SANDERSWOOD ~ RED SANDALWOOD
This tropical tree of the pea family is native to Southern India and Sri Lanka. It has long been used as a timber species and incense base. It was considered rare a hundred years ago and has been cultivated since then to ensure continued supply. However, trade restrictions still apply. Despite its name, this tree bears no botanical relation to White Sandalwood - though in the popular mind of India these species are considered brother and sister. Although the tree was known in the Arab world and Middle East since ancient times, very little information is available concerning its uses. It was imported to Egypt for use in construction of temple buildings since it is a durable hardwood of a striking blood red colour. It was also used as incense, though probably more for the visual effect than for its fragrance, which is very subtle. An interesting fact about the red colour of this wood is that it is not readily soluble in water, but only in alcohol. The dye has been used as a colouring agent for food and cosmetics.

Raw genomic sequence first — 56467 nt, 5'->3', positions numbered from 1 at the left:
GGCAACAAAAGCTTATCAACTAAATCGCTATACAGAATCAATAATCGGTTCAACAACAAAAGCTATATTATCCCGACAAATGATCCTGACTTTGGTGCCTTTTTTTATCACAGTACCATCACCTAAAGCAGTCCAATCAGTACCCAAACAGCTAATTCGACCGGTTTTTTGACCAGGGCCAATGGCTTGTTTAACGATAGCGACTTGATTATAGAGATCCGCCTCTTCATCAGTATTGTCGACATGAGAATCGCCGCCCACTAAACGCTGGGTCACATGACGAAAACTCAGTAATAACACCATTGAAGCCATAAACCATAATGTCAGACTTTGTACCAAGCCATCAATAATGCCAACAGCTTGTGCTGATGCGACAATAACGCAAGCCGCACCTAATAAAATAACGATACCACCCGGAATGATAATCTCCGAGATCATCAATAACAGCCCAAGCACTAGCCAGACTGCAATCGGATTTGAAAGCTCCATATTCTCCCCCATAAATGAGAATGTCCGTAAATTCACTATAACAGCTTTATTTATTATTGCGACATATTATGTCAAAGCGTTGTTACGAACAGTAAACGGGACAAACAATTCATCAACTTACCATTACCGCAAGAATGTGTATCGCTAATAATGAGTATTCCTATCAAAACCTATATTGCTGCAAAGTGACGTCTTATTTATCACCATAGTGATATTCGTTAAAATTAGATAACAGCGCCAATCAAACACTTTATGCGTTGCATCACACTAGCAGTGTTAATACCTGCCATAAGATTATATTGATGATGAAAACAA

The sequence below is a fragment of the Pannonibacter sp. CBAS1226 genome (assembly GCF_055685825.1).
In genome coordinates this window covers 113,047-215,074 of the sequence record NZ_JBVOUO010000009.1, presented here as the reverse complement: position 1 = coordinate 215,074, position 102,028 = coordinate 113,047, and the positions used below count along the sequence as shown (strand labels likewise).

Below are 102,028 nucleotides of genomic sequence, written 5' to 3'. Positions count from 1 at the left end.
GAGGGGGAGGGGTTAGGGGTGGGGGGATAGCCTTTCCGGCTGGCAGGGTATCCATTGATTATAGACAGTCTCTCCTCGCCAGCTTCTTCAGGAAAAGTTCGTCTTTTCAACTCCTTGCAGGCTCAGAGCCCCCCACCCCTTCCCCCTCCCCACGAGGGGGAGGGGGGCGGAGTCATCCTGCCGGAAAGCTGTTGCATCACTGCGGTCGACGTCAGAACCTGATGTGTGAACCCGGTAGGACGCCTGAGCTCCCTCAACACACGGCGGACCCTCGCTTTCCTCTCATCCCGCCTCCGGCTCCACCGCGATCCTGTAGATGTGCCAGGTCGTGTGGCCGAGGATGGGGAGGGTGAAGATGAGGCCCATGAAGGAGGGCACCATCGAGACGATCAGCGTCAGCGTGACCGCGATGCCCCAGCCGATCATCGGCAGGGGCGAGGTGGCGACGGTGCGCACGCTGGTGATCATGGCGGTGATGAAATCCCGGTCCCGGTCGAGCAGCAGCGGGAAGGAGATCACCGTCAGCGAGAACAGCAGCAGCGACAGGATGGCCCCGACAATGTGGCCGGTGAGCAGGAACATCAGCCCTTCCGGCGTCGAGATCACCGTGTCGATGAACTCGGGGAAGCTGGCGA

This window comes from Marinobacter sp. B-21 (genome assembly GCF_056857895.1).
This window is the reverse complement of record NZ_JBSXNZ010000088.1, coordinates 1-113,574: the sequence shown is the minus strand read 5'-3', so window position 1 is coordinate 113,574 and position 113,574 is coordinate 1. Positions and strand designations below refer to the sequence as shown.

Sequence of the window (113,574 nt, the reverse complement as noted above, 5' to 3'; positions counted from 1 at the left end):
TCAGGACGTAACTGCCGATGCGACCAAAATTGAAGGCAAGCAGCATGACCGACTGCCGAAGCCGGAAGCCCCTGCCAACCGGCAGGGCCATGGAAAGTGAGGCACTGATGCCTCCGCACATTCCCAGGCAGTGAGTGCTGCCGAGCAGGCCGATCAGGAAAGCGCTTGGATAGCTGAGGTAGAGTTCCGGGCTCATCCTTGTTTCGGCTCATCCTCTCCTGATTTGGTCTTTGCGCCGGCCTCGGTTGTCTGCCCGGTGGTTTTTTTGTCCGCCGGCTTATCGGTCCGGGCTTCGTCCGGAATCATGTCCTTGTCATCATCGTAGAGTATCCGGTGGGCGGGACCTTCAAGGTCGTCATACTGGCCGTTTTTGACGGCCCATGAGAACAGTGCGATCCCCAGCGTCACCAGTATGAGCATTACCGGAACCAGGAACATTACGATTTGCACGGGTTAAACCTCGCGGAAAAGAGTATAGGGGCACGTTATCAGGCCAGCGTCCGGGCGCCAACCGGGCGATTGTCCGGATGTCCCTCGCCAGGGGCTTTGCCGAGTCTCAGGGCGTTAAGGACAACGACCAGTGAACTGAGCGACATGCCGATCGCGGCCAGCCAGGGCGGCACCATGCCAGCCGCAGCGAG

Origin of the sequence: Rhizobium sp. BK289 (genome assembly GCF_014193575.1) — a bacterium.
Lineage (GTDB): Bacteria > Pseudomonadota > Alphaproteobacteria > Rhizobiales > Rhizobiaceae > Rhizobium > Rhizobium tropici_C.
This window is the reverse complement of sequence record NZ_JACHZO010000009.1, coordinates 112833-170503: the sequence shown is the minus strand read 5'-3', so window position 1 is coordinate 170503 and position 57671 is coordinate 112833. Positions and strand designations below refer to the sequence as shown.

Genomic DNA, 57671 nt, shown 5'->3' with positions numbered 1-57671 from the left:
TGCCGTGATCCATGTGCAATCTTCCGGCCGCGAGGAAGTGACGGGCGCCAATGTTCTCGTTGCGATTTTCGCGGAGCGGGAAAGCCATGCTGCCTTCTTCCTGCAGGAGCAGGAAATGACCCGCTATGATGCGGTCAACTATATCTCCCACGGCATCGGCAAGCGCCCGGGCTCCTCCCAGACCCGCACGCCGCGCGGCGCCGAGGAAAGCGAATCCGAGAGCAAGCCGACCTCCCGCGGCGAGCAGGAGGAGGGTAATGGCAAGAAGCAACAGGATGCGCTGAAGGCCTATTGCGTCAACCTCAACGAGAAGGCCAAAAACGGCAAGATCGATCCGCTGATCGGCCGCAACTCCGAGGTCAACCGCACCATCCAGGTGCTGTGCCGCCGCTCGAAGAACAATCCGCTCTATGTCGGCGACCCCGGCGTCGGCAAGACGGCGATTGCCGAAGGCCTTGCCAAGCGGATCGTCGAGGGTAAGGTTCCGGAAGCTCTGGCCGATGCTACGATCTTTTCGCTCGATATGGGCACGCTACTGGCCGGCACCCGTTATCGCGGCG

Western herbalism does not use this plant for medicinal purposes. In Ayurveda it is considered cooling, astringent, and tonic. A paste is made as a cooling application for headaches. Externally it is also used for inflammation, toothache and hemicrania. It is said to purify the blood, aid skin conditions and relieve poisonous affections. It is also said to be useful for eye diseases, haemophilic disorders and ulcers. A decoction of the pods has a reputation as an astringent tonic for dysentery. Some recent scientific investigations have found it useful for wound healing.
Magically the wood chips are mostly used as an incense base to be blended with various oils or balsams. Macerated in alcohol the dye becomes soluble and can be used as magical ink. The blood red colour of these wood chips suggests an affinity with the juice of life.